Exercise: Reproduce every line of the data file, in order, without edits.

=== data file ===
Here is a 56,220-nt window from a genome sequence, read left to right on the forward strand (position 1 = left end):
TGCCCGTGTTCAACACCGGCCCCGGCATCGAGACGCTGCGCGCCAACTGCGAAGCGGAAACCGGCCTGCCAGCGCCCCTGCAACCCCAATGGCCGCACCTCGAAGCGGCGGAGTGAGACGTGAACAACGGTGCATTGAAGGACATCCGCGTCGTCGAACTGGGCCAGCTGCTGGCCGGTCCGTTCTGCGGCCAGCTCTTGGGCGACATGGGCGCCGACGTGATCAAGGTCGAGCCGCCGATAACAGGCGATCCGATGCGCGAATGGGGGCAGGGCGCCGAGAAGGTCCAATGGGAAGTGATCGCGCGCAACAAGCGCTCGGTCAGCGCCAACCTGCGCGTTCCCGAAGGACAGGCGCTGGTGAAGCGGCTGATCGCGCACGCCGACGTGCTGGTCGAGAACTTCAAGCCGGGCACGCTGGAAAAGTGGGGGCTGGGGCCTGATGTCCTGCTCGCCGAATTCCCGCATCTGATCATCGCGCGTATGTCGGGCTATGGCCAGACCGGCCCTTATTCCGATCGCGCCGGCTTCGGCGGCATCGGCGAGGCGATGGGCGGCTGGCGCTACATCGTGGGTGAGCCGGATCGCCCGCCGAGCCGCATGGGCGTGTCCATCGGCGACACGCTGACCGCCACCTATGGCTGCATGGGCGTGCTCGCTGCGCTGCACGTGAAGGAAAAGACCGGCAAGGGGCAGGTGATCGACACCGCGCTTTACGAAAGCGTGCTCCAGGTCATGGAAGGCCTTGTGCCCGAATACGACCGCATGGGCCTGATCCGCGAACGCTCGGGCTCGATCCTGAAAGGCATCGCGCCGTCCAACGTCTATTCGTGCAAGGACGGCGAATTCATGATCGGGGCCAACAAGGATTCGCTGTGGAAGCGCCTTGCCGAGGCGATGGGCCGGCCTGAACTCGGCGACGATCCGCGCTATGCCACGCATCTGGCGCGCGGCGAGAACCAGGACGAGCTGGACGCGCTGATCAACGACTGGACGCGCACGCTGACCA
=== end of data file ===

Here is a 56,220-nt window from a genome sequence, read left to right on the forward strand (position 1 = left end):
TGCCCGTGTTCAACACCGGCCCCGGCATCGAGACGCTGCGCGCCAACTGCGAAGCGGAAACCGGCCTGCCAGCGCCCCTGCAACCCCAATGGCCGCACCTCGAAGCGGCGGAGTGAGACGTGAACAACGGTGCATTGAAGGACATCCGCGTCGTCGAACTGGGCCAGCTGCTGGCCGGTCCGTTCTGCGGCCAGCTCTTGGGCGACATGGGCGCCGACGTGATCAAGGTCGAGCCGCCGATAACAGGCGATCCGATGCGCGAATGGGGGCAGGGCGCCGAGAAGGTCCAATGGGAAGTGATCGCGCGCAACAAGCGCTCGGTCAGCGCCAACCTGCGCGTTCCCGAAGGACAGGCGCTGGTGAAGCGGCTGATCGCGCACGCCGACGTGCTGGTCGAGAACTTCAAGCCGGGCACGCTGGAAAAGTGGGGGCTGGGGCCTGATGTCCTGCTCGCCGAATTCCCGCATCTGATCATCGCGCGTATGTCGGGCTATGGCCAGACCGGCCCTTATTCCGATCGCGCCGGCTTCGGCGGCATCGGCGAGGCGATGGGCGGCTGGCGCTACATCGTGGGTGAGCCGGATCGCCCGCCGAGCCGCATGGGCGTGTCCATCGGCGACACGCTGACCGCCACCTATGGCTGCATGGGCGTGCTCGCTGCGCTGCACGTGAAGGAAAAGACCGGCAAGGGGCAGGTGATCGACACCGCGCTTTACGAAAGCGTGCTCCAGGTCATGGAAGGCCTTGTGCCCGAATACGACCGCATGGGCCTGATCCGCGAACGCTCGGGCTCGATCCTGAAAGGCATCGCGCCGTCCAACGTCTATTCGTGCAAGGACGGCGAATTCATGATCGGGGCCAACAAGGATTCGCTGTGGAAGCGCCTTGCCGAGGCGATGGGCCGGCCTGAACTCGGCGACGATCCGCGCTATGCCACGCATCTGGCGCGCGGCGAGAACCAGGACGAGCTGGACGCGCTGATCAACGACTGGACGCGCACGCTGACCA